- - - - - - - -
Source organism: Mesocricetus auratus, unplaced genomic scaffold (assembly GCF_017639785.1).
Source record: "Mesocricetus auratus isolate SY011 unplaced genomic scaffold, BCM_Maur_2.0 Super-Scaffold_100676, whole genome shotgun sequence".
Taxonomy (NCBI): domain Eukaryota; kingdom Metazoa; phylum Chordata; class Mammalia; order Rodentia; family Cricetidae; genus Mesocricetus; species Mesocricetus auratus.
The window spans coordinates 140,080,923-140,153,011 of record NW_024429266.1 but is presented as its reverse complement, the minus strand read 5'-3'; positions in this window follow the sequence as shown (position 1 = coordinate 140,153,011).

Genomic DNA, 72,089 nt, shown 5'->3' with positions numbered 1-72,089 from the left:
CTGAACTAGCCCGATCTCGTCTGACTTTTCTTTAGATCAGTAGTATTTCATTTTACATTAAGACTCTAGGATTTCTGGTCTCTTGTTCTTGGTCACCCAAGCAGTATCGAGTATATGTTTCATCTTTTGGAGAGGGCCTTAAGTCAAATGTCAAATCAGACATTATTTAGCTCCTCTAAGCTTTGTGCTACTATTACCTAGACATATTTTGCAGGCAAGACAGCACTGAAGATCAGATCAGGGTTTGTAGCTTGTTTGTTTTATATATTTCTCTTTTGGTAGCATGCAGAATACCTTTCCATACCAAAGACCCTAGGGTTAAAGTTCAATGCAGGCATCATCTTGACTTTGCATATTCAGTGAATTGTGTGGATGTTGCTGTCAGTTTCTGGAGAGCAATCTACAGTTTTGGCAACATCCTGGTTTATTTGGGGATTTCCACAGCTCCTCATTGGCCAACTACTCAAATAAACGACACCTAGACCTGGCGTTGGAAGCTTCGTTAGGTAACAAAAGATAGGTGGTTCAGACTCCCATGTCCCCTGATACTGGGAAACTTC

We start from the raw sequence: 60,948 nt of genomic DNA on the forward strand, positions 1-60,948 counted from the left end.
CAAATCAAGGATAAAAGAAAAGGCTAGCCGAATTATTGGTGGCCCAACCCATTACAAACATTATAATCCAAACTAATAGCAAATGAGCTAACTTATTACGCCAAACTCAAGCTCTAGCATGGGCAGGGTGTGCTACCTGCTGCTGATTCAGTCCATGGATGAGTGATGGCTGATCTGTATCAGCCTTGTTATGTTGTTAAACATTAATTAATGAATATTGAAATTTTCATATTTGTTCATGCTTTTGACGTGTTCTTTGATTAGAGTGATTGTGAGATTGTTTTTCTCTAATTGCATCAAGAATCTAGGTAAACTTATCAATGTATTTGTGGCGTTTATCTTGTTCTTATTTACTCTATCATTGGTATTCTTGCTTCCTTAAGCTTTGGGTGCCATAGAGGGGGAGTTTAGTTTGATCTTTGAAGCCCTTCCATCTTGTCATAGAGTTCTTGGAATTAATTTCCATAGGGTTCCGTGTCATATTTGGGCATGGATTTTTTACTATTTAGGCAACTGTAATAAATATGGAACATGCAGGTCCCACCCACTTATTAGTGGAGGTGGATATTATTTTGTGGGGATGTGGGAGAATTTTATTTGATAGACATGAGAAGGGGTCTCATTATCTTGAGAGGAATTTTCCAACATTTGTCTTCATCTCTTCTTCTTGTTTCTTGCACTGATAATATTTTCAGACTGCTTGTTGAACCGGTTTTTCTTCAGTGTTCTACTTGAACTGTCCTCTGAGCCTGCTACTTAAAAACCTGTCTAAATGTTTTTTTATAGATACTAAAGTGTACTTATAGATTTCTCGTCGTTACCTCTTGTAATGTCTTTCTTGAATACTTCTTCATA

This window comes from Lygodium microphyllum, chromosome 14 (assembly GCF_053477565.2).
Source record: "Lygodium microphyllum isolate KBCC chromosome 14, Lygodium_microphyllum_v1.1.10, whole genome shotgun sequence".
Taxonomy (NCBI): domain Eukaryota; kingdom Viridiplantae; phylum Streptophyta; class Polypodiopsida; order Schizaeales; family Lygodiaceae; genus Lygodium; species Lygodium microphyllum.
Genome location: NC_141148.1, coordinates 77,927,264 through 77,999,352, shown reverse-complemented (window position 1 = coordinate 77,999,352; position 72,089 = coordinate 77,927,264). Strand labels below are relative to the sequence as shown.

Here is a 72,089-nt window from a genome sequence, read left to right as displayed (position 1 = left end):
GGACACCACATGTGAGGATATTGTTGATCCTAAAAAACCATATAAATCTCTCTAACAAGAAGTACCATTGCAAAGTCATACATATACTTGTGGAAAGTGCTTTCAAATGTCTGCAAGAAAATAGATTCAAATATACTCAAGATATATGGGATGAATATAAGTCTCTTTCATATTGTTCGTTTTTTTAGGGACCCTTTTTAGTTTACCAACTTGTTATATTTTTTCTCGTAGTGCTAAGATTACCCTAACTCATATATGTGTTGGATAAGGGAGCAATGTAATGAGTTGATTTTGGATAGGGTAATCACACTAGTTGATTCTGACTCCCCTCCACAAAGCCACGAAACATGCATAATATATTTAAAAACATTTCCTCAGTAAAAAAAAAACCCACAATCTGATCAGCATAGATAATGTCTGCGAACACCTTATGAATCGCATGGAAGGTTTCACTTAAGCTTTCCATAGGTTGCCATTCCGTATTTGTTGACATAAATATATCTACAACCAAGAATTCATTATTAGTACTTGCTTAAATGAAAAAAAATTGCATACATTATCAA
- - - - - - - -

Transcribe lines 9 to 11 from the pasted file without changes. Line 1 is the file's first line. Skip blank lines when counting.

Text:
This window comes from Lygodium microphyllum, chromosome 14 (assembly GCF_053477565.2).
Source record: "Lygodium microphyllum isolate KBCC chromosome 14, Lygodium_microphyllum_v1.1.10, whole genome shotgun sequence".
Taxonomy (NCBI): domain Eukaryota; kingdom Viridiplantae; phylum Streptophyta; class Polypodiopsida; order Schizaeales; family Lygodiaceae; genus Lygodium; species Lygodium microphyllum.